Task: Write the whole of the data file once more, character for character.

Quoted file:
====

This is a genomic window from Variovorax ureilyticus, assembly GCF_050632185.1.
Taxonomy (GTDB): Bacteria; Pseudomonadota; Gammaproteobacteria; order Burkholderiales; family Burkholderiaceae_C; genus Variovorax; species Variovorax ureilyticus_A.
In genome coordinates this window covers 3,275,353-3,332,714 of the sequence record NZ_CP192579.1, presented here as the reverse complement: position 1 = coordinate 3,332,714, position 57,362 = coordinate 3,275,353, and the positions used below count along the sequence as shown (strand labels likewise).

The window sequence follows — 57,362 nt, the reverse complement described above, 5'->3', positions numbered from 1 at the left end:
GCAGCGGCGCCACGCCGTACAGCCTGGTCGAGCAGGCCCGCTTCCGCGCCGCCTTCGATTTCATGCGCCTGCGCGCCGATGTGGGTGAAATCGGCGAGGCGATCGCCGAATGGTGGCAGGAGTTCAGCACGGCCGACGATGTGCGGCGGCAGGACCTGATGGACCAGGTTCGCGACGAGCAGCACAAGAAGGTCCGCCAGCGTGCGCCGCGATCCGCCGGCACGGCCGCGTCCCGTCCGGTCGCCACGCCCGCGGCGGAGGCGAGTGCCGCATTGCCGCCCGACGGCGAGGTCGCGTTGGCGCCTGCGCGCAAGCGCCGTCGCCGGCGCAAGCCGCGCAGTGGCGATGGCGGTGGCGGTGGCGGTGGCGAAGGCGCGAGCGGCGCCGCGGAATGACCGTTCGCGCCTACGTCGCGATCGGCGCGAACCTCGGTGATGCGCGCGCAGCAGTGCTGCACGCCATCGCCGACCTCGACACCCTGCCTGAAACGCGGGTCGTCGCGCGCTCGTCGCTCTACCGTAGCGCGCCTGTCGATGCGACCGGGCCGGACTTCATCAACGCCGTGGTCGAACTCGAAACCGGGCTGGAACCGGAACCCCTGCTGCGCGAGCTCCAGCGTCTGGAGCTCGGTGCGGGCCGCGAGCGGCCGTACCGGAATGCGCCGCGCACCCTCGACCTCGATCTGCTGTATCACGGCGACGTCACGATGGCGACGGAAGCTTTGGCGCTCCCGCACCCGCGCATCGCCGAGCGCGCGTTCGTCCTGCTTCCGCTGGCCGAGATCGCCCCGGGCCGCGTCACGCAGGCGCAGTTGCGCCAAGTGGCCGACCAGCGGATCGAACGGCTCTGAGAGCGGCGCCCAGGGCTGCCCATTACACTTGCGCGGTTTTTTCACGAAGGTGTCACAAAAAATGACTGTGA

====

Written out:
This is a genomic window from Variovorax ureilyticus, assembly GCF_050632185.1.
Taxonomy (GTDB): Bacteria; Pseudomonadota; Gammaproteobacteria; order Burkholderiales; family Burkholderiaceae_C; genus Variovorax; species Variovorax ureilyticus_A.
In genome coordinates this window covers 3,275,353-3,332,714 of the sequence record NZ_CP192579.1, presented here as the reverse complement: position 1 = coordinate 3,332,714, position 57,362 = coordinate 3,275,353, and the positions used below count along the sequence as shown (strand labels likewise).

The window sequence follows — 57,362 nt, the reverse complement described above, 5'->3', positions numbered from 1 at the left end:
GCAGCGGCGCCACGCCGTACAGCCTGGTCGAGCAGGCCCGCTTCCGCGCCGCCTTCGATTTCATGCGCCTGCGCGCCGATGTGGGTGAAATCGGCGAGGCGATCGCCGAATGGTGGCAGGAGTTCAGCACGGCCGACGATGTGCGGCGGCAGGACCTGATGGACCAGGTTCGCGACGAGCAGCACAAGAAGGTCCGCCAGCGTGCGCCGCGATCCGCCGGCACGGCCGCGTCCCGTCCGGTCGCCACGCCCGCGGCGGAGGCGAGTGCCGCATTGCCGCCCGACGGCGAGGTCGCGTTGGCGCCTGCGCGCAAGCGCCGTCGCCGGCGCAAGCCGCGCAGTGGCGATGGCGGTGGCGGTGGCGGTGGCGAAGGCGCGAGCGGCGCCGCGGAATGACCGTTCGCGCCTACGTCGCGATCGGCGCGAACCTCGGTGATGCGCGCGCAGCAGTGCTGCACGCCATCGCCGACCTCGACACCCTGCCTGAAACGCGGGTCGTCGCGCGCTCGTCGCTCTACCGTAGCGCGCCTGTCGATGCGACCGGGCCGGACTTCATCAACGCCGTGGTCGAACTCGAAACCGGGCTGGAACCGGAACCCCTGCTGCGCGAGCTCCAGCGTCTGGAGCTCGGTGCGGGCCGCGAGCGGCCGTACCGGAATGCGCCGCGCACCCTCGACCTCGATCTGCTGTATCACGGCGACGTCACGATGGCGACGGAAGCTTTGGCGCTCCCGCACCCGCGCATCGCCGAGCGCGCGTTCGTCCTGCTTCCGCTGGCCGAGATCGCCCCGGGCCGCGTCACGCAGGCGCAGTTGCGCCAAGTGGCCGACCAGCGGATCGAACGGCTCTGAGAGCGGCGCCCAGGGCTGCCCATTACACTTGCGCGGTTTTTTCACGAAGGTGTCACAAAAAATGACTGTGA